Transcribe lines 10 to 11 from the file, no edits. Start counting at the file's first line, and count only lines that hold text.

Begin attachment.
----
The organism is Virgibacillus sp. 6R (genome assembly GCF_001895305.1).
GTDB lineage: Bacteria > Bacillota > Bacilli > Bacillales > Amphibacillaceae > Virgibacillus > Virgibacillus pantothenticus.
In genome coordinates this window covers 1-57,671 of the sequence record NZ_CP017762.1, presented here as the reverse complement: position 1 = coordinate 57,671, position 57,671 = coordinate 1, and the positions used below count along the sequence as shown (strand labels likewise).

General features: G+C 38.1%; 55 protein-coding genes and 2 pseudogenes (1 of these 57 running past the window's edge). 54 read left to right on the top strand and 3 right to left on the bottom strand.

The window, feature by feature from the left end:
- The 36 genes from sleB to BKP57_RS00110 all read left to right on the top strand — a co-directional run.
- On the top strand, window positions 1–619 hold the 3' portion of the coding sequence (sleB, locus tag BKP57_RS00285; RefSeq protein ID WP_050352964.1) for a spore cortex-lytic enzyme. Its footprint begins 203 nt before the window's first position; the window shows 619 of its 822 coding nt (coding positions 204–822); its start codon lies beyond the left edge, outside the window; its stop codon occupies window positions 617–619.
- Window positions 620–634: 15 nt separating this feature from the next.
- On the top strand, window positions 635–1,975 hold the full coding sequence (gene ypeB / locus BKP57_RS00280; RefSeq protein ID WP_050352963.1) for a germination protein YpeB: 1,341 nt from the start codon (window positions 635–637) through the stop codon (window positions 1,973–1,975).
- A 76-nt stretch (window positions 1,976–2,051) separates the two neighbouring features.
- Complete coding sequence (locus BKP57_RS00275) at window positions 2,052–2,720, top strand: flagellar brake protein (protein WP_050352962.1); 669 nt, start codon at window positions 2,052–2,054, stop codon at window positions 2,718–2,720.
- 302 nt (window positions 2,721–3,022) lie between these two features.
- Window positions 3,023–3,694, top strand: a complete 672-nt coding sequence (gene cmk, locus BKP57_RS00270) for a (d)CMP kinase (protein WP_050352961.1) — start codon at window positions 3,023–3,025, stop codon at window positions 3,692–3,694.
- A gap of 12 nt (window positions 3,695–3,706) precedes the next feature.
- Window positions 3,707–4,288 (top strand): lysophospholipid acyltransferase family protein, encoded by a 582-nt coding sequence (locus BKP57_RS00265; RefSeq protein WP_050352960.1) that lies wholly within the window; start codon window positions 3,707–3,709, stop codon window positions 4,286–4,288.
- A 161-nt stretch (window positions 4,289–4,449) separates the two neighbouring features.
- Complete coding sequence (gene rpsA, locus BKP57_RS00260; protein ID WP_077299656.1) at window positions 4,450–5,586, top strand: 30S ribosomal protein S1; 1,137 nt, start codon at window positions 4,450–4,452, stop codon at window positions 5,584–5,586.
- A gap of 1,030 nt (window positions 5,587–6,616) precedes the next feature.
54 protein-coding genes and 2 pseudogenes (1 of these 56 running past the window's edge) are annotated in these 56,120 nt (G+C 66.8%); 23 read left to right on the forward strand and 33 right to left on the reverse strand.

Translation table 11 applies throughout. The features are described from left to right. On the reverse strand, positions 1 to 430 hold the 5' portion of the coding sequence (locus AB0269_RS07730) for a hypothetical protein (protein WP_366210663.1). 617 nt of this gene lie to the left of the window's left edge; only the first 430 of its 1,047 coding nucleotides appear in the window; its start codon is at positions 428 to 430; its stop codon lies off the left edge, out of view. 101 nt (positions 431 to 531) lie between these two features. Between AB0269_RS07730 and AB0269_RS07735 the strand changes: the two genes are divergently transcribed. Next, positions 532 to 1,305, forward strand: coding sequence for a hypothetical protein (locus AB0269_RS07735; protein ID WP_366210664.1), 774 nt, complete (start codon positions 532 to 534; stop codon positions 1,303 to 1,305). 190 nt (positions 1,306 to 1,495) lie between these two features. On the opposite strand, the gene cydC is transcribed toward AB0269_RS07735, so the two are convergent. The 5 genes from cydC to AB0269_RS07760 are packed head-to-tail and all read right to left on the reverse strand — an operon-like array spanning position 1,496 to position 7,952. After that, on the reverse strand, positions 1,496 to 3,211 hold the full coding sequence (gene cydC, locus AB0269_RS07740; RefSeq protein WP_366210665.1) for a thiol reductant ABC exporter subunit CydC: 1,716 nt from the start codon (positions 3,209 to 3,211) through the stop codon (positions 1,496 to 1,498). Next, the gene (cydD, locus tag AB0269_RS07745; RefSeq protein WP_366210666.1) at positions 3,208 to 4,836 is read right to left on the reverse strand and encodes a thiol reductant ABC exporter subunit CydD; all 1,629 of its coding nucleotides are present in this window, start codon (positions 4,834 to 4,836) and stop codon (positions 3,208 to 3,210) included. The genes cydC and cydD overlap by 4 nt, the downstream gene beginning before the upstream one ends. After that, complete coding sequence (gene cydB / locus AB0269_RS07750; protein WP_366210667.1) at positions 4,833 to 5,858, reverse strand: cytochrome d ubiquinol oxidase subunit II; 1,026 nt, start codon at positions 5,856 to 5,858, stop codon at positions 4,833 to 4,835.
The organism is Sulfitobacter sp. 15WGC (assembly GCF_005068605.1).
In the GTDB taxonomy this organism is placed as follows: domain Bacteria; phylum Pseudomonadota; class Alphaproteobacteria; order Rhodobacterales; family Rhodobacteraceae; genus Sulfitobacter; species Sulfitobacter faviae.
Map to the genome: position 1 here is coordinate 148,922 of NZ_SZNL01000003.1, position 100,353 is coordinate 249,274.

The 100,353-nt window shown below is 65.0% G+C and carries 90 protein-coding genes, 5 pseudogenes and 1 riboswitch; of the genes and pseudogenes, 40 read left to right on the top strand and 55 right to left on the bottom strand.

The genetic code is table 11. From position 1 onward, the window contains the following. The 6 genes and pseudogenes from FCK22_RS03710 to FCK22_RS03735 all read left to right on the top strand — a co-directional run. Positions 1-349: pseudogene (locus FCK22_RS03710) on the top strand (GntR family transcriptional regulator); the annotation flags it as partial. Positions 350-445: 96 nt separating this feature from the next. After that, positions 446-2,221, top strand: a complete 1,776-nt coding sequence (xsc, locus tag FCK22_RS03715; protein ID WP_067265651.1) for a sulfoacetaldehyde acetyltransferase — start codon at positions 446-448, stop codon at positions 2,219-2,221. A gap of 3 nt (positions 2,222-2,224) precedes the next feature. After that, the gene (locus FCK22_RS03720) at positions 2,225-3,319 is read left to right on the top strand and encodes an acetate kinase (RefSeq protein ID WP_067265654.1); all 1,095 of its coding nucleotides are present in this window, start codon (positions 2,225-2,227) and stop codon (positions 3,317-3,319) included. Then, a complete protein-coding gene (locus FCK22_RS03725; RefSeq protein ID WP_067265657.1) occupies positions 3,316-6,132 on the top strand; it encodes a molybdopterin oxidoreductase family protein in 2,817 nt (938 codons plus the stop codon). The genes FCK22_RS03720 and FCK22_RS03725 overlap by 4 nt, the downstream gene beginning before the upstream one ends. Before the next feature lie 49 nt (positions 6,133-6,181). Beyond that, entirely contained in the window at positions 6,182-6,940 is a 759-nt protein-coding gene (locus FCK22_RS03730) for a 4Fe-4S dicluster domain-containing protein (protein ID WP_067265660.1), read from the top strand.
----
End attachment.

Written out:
- A 76-nt stretch (window positions 1,976–2,051) separates the two neighbouring features.
- Complete coding sequence (locus BKP57_RS00275) at window positions 2,052–2,720, top strand: flagellar brake protein (protein WP_050352962.1); 669 nt, start codon at window positions 2,052–2,054, stop codon at window positions 2,718–2,720.